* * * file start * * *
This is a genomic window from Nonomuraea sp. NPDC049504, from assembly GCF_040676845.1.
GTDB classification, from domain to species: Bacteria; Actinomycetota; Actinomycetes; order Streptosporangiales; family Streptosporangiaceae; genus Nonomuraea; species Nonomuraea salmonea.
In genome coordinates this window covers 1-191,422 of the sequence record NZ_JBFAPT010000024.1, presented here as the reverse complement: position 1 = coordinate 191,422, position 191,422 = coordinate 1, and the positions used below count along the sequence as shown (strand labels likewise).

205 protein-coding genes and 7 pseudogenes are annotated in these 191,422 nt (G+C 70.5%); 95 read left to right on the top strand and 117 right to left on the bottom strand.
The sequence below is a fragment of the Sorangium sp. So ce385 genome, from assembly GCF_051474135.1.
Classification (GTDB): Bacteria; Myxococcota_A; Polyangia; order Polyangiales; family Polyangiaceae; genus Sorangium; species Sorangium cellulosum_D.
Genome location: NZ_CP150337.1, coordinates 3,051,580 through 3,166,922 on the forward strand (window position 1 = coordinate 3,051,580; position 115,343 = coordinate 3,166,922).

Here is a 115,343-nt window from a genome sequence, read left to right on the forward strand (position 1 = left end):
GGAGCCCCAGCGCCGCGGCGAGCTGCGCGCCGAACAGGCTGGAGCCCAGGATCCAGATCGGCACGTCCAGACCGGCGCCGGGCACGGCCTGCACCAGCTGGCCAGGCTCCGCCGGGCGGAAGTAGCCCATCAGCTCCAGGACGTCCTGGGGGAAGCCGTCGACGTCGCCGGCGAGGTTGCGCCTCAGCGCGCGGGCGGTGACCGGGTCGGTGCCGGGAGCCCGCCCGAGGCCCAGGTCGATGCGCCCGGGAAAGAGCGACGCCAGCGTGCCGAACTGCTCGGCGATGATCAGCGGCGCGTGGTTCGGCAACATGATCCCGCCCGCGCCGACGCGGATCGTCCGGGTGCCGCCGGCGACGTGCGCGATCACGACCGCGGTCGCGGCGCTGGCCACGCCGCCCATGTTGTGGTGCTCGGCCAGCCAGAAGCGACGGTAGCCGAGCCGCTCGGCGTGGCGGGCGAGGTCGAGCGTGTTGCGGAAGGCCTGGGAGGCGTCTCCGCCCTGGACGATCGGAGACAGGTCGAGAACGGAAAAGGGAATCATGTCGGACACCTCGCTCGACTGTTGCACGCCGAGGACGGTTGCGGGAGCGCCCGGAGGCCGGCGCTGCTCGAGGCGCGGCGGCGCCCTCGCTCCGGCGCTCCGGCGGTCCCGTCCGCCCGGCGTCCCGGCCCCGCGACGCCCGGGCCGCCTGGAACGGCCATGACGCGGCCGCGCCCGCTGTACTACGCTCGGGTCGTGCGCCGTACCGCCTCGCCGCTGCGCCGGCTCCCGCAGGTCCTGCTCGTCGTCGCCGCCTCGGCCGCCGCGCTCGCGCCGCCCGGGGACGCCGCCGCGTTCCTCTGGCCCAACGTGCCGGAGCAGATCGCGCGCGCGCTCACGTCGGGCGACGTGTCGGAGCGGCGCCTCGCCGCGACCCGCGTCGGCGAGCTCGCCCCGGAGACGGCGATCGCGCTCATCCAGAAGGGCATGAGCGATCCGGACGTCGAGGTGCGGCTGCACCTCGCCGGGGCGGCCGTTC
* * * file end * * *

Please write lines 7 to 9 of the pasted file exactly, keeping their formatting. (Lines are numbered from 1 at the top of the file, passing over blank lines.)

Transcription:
Genome location: NZ_CP150337.1, coordinates 3,051,580 through 3,166,922 on the forward strand (window position 1 = coordinate 3,051,580; position 115,343 = coordinate 3,166,922).

Here is a 115,343-nt window from a genome sequence, read left to right on the forward strand (position 1 = left end):
GGAGCCCCAGCGCCGCGGCGAGCTGCGCGCCGAACAGGCTGGAGCCCAGGATCCAGATCGGCACGTCCAGACCGGCGCCGGGCACGGCCTGCACCAGCTGGCCAGGCTCCGCCGGGCGGAAGTAGCCCATCAGCTCCAGGACGTCCTGGGGGAAGCCGTCGACGTCGCCGGCGAGGTTGCGCCTCAGCGCGCGGGCGGTGACCGGGTCGGTGCCGGGAGCCCGCCCGAGGCCCAGGTCGATGCGCCCGGGAAAGAGCGACGCCAGCGTGCCGAACTGCTCGGCGATGATCAGCGGCGCGTGGTTCGGCAACATGATCCCGCCCGCGCCGACGCGGATCGTCCGGGTGCCGCCGGCGACGTGCGCGATCACGACCGCGGTCGCGGCGCTGGCCACGCCGCCCATGTTGTGGTGCTCGGCCAGCCAGAAGCGACGGTAGCCGAGCCGCTCGGCGTGGCGGGCGAGGTCGAGCGTGTTGCGGAAGGCCTGGGAGGCGTCTCCGCCCTGGACGATCGGAGACAGGTCGAGAACGGAAAAGGGAATCATGTCGGACACCTCGCTCGACTGTTGCACGCCGAGGACGGTTGCGGGAGCGCCCGGAGGCCGGCGCTGCTCGAGGCGCGGCGGCGCCCTCGCTCCGGCGCTCCGGCGGTCCCGTCCGCCCGGCGTCCCGGCCCCGCGACGCCCGGGCCGCCTGGAACGGCCATGACGCGGCCGCGCCCGCTGTACTACGCTCGGGTCGTGCGCCGTACCGCCTCGCCGCTGCGCCGGCTCCCGCAGGTCCTGCTCGTCGTCGCCGCCTCGGCCGCCGCGCTCGCGCCGCCCGGGGACGCCGCCGCGTTCCTCTGGCCCAACGTGCCGGAGCAGATCGCGCGCGCGCTCACGTCGGGCGACGTGTCGGAGCGGCGCCTCGCCGCGACCCGCGTCGGCGAGCTCGCCCCGGAGACGGCGATCGCGCTCATCCAGAAGGGCATGAGCGATCCGGACGTCGAGGTGCGGCTGCACCTCGCCGGGGCGGCCGTTC